Trentham is very much geared to giving its 140 (141 with the new arrival) monkeys the nearest thing they can get to their native North African habitat. I’ve always felt a bit uneasy about seeing caged animals in zoos, although I understand the conservation reasons why this is sometimes necessary, so it was a joy to see the macaques roaming freely in their 60 acres of beautiful woodland.

Feeding and touching them is forbidden and children are asked not to run, shout or scream, which makes the visit better for everyone. It was a really calming experience to stroll through the forest, spotting monkeys high up in the branches above, grooming each other (it’s dandruff they pick off each other apparently), cuddling each other, or simply chilling out by themselves.
The extra bonus was the squirrels and different bird species who share the forest with them, diving in for a share of the food which is scattered around by staff at various times of the day.
There are babbling brooks running through the wood and we watched a young macaque having a drink from one, lapping it up like it was the finest wine, while bird song filled the air.

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“Vital conservation and research work”

Outside the gated forest there is an area for the humans to eat and drink, the eco-friendly Banana Café offering a range of hot and cold food and drink with seating inside and out. There is also a play area for children, a hidden trail through a smaller wooded area, and a meadow walk. There is plenty of information about the monkeys on noticeboards dotted along the walk, plus a chance to learn what their facial expressions mean and a handy mirror to let you have a go at mimicking them. I managed that quite well.

There is also a short monkey movie showing a time lapse of the seasons at Trentham, which is beautifully shot with close-ups of the macaques and aerial shots of the forest. It’s a sad fact that the Barbary macaques are endangered, their numbers down to 8,000 in the wild from 20,000 around 40 years ago. They have fallen victim to a loss of habitat caused by logging and grazing, along with being captured to use as props in tourist photos. The vital conservation and research work being done at Trentham has resulted in two groups being returned to the wild where they are monitored carefully.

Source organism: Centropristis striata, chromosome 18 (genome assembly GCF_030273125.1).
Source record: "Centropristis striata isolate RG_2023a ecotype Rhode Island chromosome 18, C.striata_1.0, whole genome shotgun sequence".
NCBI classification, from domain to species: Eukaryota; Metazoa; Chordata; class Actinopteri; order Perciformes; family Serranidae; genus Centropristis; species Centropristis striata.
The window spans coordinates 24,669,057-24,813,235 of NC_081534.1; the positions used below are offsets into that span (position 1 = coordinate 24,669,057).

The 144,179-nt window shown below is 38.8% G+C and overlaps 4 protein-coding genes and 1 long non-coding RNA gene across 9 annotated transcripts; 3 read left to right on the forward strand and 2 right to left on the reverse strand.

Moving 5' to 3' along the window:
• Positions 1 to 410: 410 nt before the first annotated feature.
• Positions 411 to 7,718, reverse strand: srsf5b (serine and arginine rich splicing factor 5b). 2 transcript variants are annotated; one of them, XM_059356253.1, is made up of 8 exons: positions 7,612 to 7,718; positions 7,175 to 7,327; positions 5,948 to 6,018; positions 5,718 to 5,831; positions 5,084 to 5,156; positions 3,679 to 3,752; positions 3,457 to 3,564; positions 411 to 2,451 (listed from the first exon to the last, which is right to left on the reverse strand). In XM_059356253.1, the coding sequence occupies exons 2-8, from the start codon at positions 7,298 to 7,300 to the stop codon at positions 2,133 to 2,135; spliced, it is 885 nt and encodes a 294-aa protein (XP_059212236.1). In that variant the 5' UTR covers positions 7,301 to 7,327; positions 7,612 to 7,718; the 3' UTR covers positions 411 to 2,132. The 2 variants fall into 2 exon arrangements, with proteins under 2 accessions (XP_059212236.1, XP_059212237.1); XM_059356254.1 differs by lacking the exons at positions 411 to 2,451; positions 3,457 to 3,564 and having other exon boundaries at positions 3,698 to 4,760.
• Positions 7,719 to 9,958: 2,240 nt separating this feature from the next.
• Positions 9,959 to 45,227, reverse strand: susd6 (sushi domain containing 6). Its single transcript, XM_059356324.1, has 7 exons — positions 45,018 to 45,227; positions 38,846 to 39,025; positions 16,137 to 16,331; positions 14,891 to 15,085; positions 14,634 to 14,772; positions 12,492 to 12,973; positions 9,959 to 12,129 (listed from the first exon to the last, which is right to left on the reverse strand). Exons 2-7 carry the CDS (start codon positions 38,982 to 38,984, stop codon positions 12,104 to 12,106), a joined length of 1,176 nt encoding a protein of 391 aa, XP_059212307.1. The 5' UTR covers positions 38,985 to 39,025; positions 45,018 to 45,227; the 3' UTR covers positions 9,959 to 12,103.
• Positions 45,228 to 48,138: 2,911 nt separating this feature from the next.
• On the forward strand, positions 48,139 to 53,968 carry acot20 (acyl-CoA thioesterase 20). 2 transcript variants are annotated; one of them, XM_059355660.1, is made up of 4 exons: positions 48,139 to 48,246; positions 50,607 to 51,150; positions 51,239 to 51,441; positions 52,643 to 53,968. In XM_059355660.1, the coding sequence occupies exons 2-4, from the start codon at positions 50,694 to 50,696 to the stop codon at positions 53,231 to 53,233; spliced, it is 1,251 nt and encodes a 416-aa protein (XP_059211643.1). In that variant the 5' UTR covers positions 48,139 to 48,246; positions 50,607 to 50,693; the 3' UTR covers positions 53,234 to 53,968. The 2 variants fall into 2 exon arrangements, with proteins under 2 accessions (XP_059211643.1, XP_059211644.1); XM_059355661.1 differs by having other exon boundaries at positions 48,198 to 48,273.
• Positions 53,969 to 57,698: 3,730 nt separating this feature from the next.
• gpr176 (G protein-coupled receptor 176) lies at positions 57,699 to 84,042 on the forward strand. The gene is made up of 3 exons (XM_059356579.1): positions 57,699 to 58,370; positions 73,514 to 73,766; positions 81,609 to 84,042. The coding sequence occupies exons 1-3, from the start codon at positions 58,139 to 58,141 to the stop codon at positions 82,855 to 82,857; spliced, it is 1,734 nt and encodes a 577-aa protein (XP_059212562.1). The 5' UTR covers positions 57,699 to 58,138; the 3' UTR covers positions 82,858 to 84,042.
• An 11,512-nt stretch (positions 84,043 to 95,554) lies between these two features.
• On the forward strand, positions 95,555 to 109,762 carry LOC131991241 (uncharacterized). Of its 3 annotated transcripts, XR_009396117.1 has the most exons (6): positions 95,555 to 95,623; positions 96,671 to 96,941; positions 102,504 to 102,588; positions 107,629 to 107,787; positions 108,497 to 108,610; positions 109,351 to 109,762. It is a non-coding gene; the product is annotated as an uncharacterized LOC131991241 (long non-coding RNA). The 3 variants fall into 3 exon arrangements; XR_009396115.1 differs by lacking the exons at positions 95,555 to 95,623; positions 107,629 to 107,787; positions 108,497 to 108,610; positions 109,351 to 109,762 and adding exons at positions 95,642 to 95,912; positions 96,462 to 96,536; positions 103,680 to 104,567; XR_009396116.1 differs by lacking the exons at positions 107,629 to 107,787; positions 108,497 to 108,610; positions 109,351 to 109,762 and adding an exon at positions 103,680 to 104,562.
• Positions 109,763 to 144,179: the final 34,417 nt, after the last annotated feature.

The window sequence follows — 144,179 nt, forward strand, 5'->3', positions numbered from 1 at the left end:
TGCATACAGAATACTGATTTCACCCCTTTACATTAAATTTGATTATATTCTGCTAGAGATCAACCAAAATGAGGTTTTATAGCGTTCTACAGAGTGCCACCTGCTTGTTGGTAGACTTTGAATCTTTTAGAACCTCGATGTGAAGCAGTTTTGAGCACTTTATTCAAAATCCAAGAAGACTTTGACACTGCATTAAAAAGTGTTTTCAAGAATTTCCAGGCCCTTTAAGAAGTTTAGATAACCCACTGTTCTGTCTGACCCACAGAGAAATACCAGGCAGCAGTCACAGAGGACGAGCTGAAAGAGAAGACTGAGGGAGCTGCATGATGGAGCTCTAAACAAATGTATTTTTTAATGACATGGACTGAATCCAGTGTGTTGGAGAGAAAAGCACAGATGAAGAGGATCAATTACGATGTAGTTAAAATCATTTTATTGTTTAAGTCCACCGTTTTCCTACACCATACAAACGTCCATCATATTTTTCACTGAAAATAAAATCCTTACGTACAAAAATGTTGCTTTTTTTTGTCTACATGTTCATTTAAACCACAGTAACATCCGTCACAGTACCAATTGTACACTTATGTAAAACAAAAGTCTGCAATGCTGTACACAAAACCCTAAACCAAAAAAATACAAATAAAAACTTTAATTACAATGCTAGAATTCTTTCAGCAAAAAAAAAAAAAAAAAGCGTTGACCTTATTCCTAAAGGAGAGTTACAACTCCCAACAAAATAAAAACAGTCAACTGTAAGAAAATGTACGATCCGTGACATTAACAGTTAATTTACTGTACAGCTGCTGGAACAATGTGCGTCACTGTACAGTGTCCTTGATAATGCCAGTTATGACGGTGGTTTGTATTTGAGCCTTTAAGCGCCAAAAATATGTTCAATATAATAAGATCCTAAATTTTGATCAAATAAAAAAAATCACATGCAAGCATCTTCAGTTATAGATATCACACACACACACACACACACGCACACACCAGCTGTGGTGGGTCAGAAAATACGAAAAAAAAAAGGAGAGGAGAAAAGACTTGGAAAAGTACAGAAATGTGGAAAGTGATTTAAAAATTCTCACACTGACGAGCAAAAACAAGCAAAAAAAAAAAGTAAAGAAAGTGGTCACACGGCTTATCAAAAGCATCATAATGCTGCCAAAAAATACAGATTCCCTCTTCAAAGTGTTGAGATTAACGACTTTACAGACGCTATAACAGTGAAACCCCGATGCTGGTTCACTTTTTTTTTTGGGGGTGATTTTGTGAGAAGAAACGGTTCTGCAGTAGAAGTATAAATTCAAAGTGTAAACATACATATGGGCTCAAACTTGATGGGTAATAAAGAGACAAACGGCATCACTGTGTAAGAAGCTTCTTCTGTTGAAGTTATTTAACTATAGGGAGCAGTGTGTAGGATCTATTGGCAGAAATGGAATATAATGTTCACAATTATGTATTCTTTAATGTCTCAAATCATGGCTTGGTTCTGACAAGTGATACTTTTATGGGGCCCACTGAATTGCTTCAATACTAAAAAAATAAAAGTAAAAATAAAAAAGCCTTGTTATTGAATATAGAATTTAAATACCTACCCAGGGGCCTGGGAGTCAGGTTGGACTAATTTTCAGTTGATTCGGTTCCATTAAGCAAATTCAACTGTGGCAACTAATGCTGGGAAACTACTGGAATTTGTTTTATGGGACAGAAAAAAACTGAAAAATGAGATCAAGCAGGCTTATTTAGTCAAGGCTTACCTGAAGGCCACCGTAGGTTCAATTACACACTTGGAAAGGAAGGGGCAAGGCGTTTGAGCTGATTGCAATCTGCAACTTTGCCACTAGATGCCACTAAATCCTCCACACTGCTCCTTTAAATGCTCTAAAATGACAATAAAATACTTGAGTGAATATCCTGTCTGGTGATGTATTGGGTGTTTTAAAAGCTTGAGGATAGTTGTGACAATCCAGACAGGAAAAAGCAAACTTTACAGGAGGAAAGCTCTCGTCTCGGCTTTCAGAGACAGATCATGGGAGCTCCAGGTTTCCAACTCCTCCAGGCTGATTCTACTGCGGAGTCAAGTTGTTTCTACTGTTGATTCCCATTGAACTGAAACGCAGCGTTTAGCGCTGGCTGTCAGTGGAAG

The conservation work being done in the forest was given a shout out in February by none other than James Corden on his Late Late Show in America. He gave them a mention after a Marvin Gaye soundalike serenaded the monkeys on Valentine’s Day to help get them in the mood to mate. The idea was thought up by press officer Josh Torlop, a Sheffield Hallam University journalism graduate, and it obviously worked for at least three couples.

Fame obviously hasn’t gone to the monkeys’ heads though. Their faces have a look of wisdom about them, as though they know something we don’t. Maybe that something is knowing how to be content.

I found our afternoon out at Trentham really uplifting and as we left, I said to one of the staff: “I bet it’s great working here” and she beamed back: “It certainly is.”

Trentham Monkey Forest, Stone Road, Tittensor, Stoke-on-Trent, ST12 9HR
For information on tickets and opening times go to